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From the Vault: Project Chariot and the Dawn of Environmental Impact Analysis
Posted on April 14, 2016

Traditional Inupiat whalebone and sod home still in use at Point Hope in the late 1950s. (Dan O’Neill. Used by permission.)

In August of 2013, we received a package in the mail. Inside was a pair of down-insulated “Expedition Mitts” that was being donated to the Eddie Bauer Archives. About a third of the approximately 1,000 garment artifacts in our archives come back to us from customers, all with stories to tell about where they’ve been in the years since they left our stockroom. Sometimes those stories are life-and-death dramas, sometimes retellings of favorite family vacations. And sometimes they’re windows into broader historical events.

Such was the case with these mitts.

1960 Eddie Bauer Expedition Mitts used on Project Chariot.

Words by Colin Berg

Inside the package with the mitts was a short note from the original owner. He bought them in 1960 along with other Eddie Bauer clothing when he was hired by the United States Atomic Energy Commission (AEC) to participate in a yearlong study of marine mammals (seals, whales, walrus, and polar bears) in Alaska as part of Project Chariot.

I had never heard of Project Chariot, so I did some research. In 1957, the AEC initiated Operation Plowshare to promote and implement projects that would demonstrate the peaceful application of nuclear explosions. Their first major endeavor, in 1958, was Chariot. It was a plan to create a deep-water harbor on Ogoturuk Creek at Cape Thompson on Alaska’s North Slope by the underground detonation of one hydrogen and three atomic bombs.

Maps of Alaska showing Project Chariot site and Point Hope. (Dan O’Neill. Used by permission.)

The AEC hired scientists to study the projected impact of the blasts on local wildlife and the surrounding environment. These studies became the first detailed environmental impact statements ever developed.

Chariot was championed by Edward Teller, renowned physicist and “father of the hydrogen bomb,” and endorsed by newspaper editors, university administrators, and Alaskan politicians. It was hailed as an economic boon to Alaska, the new harbor becoming a hub for shipping coal from Alaska’s interior.

Maps of Alaska showing Project Chariot site and Point Hope. (Dan O’Neill. Used by permission.)

However, the Chukchi Sea where Cape Thompson is located is ice-locked for nine months of the year. The shipping season would be exceptionally short, and the infrastructure required to transport the coal to such a remote harbor, and then to store it during the nine months of impassable ice, would be extraordinarily expensive. But the AEC’s interest in Chariot was less about economics and more about the opportunity to gather detailed cratering and radiation data in preparation for even larger projects, including a new, sea-level Panama Canal.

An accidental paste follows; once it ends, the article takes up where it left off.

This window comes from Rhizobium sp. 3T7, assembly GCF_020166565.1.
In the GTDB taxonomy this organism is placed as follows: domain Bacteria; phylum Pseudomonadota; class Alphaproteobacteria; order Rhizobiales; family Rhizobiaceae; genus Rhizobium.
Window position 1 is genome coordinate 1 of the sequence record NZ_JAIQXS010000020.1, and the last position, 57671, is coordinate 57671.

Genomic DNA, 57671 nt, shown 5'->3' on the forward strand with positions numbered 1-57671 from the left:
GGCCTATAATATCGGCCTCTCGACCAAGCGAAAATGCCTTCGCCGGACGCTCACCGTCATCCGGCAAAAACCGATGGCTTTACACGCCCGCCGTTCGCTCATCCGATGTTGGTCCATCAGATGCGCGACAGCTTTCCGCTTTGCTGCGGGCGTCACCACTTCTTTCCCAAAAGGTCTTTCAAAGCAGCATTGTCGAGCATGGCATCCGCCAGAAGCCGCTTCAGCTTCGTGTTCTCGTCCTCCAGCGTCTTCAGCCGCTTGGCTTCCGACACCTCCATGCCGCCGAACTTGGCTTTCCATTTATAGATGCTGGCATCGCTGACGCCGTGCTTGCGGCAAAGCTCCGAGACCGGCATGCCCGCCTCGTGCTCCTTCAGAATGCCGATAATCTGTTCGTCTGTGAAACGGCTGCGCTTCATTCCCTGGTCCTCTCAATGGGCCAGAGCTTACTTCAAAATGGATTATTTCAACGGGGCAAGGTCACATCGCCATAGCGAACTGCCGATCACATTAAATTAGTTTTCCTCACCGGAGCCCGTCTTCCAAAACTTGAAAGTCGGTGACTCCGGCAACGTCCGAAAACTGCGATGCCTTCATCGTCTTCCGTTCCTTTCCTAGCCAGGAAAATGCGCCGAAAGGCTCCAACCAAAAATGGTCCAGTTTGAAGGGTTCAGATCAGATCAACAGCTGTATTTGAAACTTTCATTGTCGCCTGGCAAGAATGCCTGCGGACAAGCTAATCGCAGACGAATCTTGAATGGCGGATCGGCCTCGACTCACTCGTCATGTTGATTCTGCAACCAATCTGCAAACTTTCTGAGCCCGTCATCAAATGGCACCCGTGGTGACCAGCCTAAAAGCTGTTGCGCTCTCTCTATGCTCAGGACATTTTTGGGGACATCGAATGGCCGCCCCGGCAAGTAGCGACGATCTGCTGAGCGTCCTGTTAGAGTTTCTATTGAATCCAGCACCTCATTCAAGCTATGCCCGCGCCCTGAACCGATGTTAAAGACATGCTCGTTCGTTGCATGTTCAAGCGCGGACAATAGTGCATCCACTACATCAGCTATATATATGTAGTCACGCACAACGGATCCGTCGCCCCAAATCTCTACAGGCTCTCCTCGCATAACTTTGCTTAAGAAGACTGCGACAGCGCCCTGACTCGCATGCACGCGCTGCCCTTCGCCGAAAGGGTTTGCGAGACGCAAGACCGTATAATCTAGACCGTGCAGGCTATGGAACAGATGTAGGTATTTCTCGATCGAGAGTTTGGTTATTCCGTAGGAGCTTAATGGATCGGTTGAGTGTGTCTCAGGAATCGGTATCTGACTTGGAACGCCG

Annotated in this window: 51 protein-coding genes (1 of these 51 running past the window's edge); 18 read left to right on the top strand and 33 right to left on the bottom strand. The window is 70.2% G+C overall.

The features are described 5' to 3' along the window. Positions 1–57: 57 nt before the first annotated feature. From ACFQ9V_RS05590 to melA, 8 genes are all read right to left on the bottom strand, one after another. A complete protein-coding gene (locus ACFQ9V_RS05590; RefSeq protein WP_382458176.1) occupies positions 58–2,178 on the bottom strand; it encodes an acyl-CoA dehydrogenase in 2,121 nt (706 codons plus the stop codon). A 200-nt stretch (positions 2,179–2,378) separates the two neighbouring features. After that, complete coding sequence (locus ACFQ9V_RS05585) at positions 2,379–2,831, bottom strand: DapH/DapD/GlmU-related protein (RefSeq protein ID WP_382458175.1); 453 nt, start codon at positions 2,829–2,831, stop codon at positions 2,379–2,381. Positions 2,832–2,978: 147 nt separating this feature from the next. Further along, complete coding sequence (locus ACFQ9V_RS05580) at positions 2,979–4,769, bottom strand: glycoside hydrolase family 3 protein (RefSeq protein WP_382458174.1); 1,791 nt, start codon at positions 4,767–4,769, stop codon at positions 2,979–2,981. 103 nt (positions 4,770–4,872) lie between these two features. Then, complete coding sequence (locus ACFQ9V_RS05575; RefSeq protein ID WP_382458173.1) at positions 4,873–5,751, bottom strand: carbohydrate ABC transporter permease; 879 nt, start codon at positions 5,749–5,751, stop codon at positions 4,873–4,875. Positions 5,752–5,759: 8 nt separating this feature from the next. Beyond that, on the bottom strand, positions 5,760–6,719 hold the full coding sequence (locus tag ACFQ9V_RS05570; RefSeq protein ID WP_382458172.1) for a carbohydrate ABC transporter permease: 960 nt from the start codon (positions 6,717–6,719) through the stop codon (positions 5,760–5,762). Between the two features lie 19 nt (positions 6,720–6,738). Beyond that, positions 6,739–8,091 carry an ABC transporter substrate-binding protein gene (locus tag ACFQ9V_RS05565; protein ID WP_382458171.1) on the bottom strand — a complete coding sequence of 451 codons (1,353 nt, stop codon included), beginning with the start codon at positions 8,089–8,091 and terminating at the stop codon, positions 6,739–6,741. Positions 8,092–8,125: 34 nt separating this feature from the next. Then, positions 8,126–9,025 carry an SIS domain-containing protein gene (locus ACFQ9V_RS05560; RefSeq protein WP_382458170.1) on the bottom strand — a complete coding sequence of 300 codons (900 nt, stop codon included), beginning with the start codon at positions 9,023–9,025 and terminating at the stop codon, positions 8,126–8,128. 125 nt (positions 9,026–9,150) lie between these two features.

In addition to the considerable logistical challenges and questionable viability of such a remote harbor, the long-term effects of the blasts were a source of concern for a growing number of people. In fact, Project Chariot is considered a defining moment in the birth of the environmental movement. At first, the only people actively opposed to the project were some of the scientists conducting the pre-blast studies and the residents of Point Hope, an Inupiat village 30 miles north of the proposed blast site, and one of the oldest continuously inhabited settlements in North America.

AEC Project Chariot camp at Ogotoruk Creek, Cape Thompson. (Don Foote Collection, Archives, University of Alaska Fairbanks. Used by permission.)

Gradually, resistance grew as word of the project spread beyond Alaska. In the end, national organizations, including The Wilderness Society and the Sierra Club, added their organizing and lobbying power. In response to Chariot, the Inupiat also organized, and established the first Native Alaskan newspaper, the Tundra Times. Finally, in 1962, in the face of mounting resistance and public outcry, the AEC deferred any decision to implement Project Chariot.

It has never been officially cancelled.

Read more about project Chariot in Dab O’Neill’s historical report Project Chariot: How Alaska Escaped Nuclear Excavation.

Author: - Thursday, April 14th, 2016
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